Suspensory ligament horse injuries—often referred to as a suspensory sprain or suspensory desmitis—are caused by an [overextension of the suspensory ligament] and can be debilitating, as they’re a crucial part of how your horse moves.
A ligament plays the role of attaching two or more bones in the horse’s body. The suspensory ligament in horses is an important connective ligament between the cannon bone and the sesamoid bones at either side of the back of the horse’s fetlock and the pastern. The suspensory ligament is fibrous and strong, but it is not very elastic. Therefore, it is prone to be injured not only by a one-time overextension but also by the buildup of mild overextension over time.
Suspensory desmitis in horses is essentially the spraining—or overextension to the point of injury—of the equine suspensory ligament. The sprain can include inflammation of the ligament and micro tears, and even more pronounced tears where the ligament meets the bones. However, complete rupture is uncommon and often seen in older broodmares (due to deterioration, not athletic injury).
If your horse is in regular training or competition, you’ll want to learn the signs of a suspensory ligament injury to intervene with healing protocol as soon as possible.
Suspensory ligament injuries often build as slowly increasing lameness, and they’re often bilateral (meaning that both of the front legs or both of the hind legs) will sustain injuries around the same time. In the rare case of a complete suspensory ligament rupture, you’ll notice the fetlock completely sink.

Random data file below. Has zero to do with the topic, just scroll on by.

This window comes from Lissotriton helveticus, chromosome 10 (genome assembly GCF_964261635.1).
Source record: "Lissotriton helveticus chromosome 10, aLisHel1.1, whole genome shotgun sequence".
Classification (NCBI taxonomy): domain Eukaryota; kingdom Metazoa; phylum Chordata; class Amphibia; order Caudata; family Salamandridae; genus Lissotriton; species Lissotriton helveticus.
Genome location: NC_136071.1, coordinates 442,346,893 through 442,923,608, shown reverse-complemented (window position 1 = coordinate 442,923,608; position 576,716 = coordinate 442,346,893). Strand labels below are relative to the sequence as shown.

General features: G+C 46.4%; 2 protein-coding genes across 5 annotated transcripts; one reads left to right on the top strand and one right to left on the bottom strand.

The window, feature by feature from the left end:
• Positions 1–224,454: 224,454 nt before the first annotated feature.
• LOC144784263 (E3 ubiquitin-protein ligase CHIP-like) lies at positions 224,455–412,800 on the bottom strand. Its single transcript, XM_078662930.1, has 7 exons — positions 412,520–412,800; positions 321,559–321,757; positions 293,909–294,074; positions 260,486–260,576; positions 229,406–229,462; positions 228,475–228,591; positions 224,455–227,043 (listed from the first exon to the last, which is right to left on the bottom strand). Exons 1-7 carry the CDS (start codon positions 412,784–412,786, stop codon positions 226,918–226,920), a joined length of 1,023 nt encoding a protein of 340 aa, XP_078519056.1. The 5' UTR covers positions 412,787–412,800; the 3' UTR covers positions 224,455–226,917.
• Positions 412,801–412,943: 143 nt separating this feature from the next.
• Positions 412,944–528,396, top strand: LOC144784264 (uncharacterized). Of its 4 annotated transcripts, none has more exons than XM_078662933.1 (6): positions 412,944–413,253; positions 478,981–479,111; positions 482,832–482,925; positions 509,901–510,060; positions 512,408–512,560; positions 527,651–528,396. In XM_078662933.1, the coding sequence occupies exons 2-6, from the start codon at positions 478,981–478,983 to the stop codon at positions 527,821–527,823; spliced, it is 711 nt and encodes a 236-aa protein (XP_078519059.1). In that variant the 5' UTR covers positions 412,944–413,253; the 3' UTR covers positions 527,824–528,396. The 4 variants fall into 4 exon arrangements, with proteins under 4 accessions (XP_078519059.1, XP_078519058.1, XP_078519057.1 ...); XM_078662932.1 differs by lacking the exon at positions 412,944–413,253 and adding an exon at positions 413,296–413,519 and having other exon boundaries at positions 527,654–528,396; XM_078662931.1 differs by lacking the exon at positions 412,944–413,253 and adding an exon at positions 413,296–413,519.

Depending on where the injury is located on the length of the ligament, there may be heat or swelling. However, this type of sprain doesn’t always manifest with typical inflammation symptoms but rather slowly increasing lameness and sometimes a thickness at the site of the sprain. Remember that the sprain can be located on the top, middle, or bottom of the ligament, spanning much of your horse’s lower leg.
If you suspect sensory ligament injury in your horse, the best thing to do is allow them to rest and call the vet immediately. The veterinarian can diagnose the injury and its location with ultrasound and, from there, determine a prognosis and treatment.
Depending on where the injury is located and its severity, the treatment may vary from simple rest to cold water or shockwave therapy. In some cases, injectable therapies like PRP (platelet-rich plasma) or stem cells have proven effective for healing (though not for pain). Surgery is sometimes helpful in more extreme cases. Regardless of the treatment, easing back into regular work is a must.To aid in your horse’s recovery, the Benefab Therapeutic Smart QuickWraps can be beneficial, as the far-infrared-emitting-minerals in the fabric, combined with the medical-grade magnets that cause their blood to recirculate over targeted acupuncture points, can help decrease the inflammation, improve circulation, and stimulate a faster recovery. The Benefab Therapeutic Polo Wraps can also provide additional healing and support when your horse returns to regular exercise.